(1) Peter is writing to those who are saved about their sanctification, and not to the unsaved about their salvation. Peter does not challenge his readers to work hard in order to be saved, but to strive diligently because they are saved (see verse 1).
(2) Peter calls for diligent, disciplined, life-long effort on the part of the Christian (verse 5a). This is a discipleship text which requires discipline and self-denial. It is a challenge to every Christian for all the days of their lives. No Christian ever works his way through this text to move on to other pursuits.
(3) The Christian’s efforts are based on the sovereignty of God and the sufficiency of His provisions (verses 1-4). Peter has already laid the foundation for the Christian’s exertion. In verses 1-4, Peter emphasizes the sovereignty of God in salvation. Salvation has been accomplished by God, through Christ, apart from human works or merit. Peter also stresses the sufficiency of God’s provisions for our salvation and sanctification. God has provided all that is necessary for life and godliness (verse 3).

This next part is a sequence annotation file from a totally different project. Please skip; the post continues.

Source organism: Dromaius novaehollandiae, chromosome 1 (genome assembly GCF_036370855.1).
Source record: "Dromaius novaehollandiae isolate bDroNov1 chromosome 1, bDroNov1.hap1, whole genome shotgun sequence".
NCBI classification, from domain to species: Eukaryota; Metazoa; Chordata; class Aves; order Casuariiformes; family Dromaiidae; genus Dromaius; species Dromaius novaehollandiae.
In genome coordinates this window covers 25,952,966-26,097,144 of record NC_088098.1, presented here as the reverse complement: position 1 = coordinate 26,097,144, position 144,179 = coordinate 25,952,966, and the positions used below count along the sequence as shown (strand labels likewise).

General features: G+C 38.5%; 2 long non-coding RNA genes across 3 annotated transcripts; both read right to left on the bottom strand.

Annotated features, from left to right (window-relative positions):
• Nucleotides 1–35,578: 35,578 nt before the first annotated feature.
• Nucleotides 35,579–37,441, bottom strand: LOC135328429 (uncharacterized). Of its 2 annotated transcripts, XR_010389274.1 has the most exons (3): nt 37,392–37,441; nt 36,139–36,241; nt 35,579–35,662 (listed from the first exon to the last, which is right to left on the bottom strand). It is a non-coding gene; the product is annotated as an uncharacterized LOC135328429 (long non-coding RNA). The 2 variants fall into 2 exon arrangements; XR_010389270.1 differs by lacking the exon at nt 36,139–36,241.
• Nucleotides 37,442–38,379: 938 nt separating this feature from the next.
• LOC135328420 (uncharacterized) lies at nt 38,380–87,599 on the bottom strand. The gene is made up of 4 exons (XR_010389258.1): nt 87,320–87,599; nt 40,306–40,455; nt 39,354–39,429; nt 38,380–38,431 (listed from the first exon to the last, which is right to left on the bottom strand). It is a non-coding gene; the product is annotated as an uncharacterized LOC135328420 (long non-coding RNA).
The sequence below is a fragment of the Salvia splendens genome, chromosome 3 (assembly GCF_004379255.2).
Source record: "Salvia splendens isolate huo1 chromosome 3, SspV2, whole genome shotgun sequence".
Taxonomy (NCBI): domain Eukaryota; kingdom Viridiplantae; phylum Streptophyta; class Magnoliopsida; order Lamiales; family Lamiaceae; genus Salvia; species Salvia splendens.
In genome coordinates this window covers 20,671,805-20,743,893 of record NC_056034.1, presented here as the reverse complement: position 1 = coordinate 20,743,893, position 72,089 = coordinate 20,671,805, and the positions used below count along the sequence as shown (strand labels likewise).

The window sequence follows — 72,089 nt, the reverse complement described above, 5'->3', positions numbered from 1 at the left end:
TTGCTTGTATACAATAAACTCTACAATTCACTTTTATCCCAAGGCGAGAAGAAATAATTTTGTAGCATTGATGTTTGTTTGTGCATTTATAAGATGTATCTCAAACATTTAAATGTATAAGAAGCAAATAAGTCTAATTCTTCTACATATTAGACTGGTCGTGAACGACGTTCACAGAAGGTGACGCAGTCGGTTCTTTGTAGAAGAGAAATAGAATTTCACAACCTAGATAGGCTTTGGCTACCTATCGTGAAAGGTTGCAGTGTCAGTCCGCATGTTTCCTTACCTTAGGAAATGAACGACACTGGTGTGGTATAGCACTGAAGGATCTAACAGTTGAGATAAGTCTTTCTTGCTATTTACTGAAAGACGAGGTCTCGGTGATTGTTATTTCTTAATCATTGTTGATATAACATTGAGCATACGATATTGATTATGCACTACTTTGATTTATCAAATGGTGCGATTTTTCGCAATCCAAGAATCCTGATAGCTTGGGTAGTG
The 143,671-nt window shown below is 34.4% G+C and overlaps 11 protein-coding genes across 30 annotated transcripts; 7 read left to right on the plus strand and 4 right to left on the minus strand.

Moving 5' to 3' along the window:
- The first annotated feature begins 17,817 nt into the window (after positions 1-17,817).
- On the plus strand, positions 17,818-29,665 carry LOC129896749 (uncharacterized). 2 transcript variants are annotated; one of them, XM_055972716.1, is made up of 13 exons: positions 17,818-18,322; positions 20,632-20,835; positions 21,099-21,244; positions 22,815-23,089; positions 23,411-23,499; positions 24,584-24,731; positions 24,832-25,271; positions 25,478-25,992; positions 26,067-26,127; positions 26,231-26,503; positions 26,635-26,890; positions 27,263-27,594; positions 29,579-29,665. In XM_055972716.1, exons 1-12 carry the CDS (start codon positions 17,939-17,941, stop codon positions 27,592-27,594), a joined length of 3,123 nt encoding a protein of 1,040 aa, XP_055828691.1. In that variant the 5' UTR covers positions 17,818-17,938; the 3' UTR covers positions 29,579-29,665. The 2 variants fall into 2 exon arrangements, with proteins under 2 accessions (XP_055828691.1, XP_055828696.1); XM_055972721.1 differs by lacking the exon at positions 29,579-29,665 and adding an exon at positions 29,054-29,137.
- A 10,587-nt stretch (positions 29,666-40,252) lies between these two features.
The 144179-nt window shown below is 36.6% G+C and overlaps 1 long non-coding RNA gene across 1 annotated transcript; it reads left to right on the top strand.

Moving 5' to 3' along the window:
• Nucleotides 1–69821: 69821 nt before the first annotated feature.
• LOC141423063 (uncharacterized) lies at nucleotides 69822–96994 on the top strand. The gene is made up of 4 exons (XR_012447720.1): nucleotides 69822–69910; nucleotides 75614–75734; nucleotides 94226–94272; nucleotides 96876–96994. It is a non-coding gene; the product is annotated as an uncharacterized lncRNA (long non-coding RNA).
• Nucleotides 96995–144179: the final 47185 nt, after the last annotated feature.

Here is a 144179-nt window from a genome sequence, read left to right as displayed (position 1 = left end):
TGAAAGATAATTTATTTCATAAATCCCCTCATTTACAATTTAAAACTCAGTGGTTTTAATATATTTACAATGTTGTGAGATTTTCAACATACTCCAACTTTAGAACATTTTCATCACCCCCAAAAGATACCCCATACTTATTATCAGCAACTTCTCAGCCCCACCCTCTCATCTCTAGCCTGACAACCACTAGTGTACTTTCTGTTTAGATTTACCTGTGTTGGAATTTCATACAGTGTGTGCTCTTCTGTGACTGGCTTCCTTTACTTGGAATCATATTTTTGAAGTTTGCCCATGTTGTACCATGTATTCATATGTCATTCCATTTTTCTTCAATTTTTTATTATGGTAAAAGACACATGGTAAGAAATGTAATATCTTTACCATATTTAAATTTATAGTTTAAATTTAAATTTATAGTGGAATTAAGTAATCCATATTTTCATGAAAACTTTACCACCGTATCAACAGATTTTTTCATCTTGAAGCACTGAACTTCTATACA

(4) Verses 5-7 contain a list of character qualities for which God has made provision and for which every Christian should strive. This is not a list of imperatives, duties, or activities. Peter is not writing about “how to,” but about the kind of person the Christian should strive to become.
(5) The character qualities we are to pursue are also the character traits of God. Peter has written in verse 4 that God has provided for us to become “partakers of the divine nature.” These character qualities he then lists are the particular character qualities of God which should also be evident in our lives.